Stabilisation, detoxification and other crisis support in Scotland: Service mapping and capacity survey 2022/23

This report presents the findings of from a survey of stabilisation, detoxification and other crisis support providers in Scotland.

Key Findings

Main Survey

The mapping exercise identified a total of 38 providers offering a form of stabilisation based on their reporting offering opioid substitution therapy (OST) and/or benzodiazepines and/or OST optimisation.

The majority of stabilisation providers (71%) are statutory organisations (either NHS hospitals or other statutory organisations). The remaining were residential rehabilitation providers (16%), third sector organisations (8%), a general practice and a private hospital (6%).

Around half (53%) of services operated in a community-based or outpatient model and the other half (47%) in a residential or in-patient setting.

Glasgow City has the highest concentration of both residential and community-based stabilisation services (34%). The other 25 services were spread across 20 local authority areas in Scotland.

Of the 29 stabilisation providers that gave an estimate, there was a total of 1,875 people receiving treatment. This included 272 people attending residential or in-patient services and 1,603 people attending community or out-patient.

There is a wide range in the types of substances for which treatment and support is offered, the range of treatment and support offered, and the length of the treatment. Most stabilisation services also offered some form of detoxification (95%) and behavioural or psychological interventions (92%).

Most stabilisation providers (68%) do not operate a waiting list for their services. Those that did describes waits of between two weeks and up to 12 weeks, with a few noting that this varies depending either on capacity or clinical need.

Most stabilisation providers (63%) stated that there are no criteria for exclusion from their service. Exclusion criteria, where adopted, included the profile of substance use (11%), the existence of a criminal record (8%) or of a specific mental health concern (5%) although some reported that people are assessed on a case-by-case basis and may not result in automatic exclusion from the service.

Referrals come from the local ADP or Health Board areas (53%), hospitals (50%), general practices (47%) or through social work (45%). It is also quite common for people to self-refer.

All stabilisation services operate within one or more regulatory frameworks, including the National Health Service (NHS), Health Improvement Scotland (HIS) and the Care Commission.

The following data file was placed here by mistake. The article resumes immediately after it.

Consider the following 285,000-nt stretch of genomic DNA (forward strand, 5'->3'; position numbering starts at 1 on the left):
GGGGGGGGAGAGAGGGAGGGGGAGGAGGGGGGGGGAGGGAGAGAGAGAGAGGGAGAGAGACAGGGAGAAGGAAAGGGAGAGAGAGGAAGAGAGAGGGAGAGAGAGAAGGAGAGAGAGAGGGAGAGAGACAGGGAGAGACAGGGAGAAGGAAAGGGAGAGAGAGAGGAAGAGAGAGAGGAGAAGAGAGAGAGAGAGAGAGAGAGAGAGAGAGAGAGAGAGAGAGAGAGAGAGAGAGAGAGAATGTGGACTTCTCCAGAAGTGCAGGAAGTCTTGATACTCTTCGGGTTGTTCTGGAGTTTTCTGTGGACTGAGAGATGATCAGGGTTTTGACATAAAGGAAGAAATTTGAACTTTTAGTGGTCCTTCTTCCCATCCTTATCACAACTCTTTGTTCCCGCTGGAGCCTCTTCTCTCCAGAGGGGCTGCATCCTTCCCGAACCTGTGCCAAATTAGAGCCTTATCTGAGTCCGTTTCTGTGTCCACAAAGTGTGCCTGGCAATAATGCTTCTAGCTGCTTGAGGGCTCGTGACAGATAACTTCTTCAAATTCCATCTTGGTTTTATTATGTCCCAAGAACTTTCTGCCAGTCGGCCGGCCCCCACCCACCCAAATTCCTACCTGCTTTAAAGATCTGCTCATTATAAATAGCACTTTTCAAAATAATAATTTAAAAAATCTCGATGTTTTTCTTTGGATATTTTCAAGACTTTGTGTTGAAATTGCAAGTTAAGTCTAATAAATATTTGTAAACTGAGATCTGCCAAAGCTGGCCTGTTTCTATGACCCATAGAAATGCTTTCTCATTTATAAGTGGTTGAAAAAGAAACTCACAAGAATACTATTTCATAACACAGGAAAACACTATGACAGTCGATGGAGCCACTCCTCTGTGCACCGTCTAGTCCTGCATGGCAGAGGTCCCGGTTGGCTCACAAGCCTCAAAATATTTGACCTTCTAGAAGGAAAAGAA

The most common source of funding is through the NHS or local ADPs. Self-funding for stabilisation is uncommon.

Providers reported that people commonly return home following discharge from residential stabilisation services as opposed to entering residential rehabilitation. Almost two thirds of residential providers (65%) and three quarters (75%) of community-based providers responding that service users 'rarely' or 'never' move on to this following discharge from their service.

A further five providers were identified as providing some form of detoxification, which did not include stabilisation. They came from a range of organisations, and all also offered behavioural or psychological interventions an active connection to community recovery resources.

A further 24 providers were identified as offering another form of crisis support, which did not include stabilisation and/or detoxification. They are primarily third sector or homelessness services principally operating in community-based settings, offering a range of other treatment and support.

Prison survey

All responding prisons (12 out of 15) offer some form of stabilisation for a range of substance use profiles alongside a range of other treatment and support. These include detoxification, behavioural and psychological interventions, wound care and blood-borne virus testing.

Responding prisons reported a patient-centred approach being taken and that there is no maximum capacity. Instead, treatment and support are delivered based on an assessment of need upon arrival.


Services operating in Scotland aimed at supporting people at a point of crisis with regard to their substance use have noted commonalities. However, the findings of this survey suggest an operational definition of "stabilisation" and how this differs from other forms of crisis support is currently lacking. Based on the results of the survey, a possible broad definition is suggested: "Stabilisation aims to support people to manage their substance use through medication prescription in combination with detoxification and/or psychosocial support as required". This suggested definition will need to be further considered the SCCWG and would benefit from engagement with various stakeholder groups, including people with lived and living experience.

The report highlights considerations for further research. These include further research on providers of stabilisation and detoxification; on other crisis support providers; and into the lived and living experience of current service users, people seeking referral and those supporting them.



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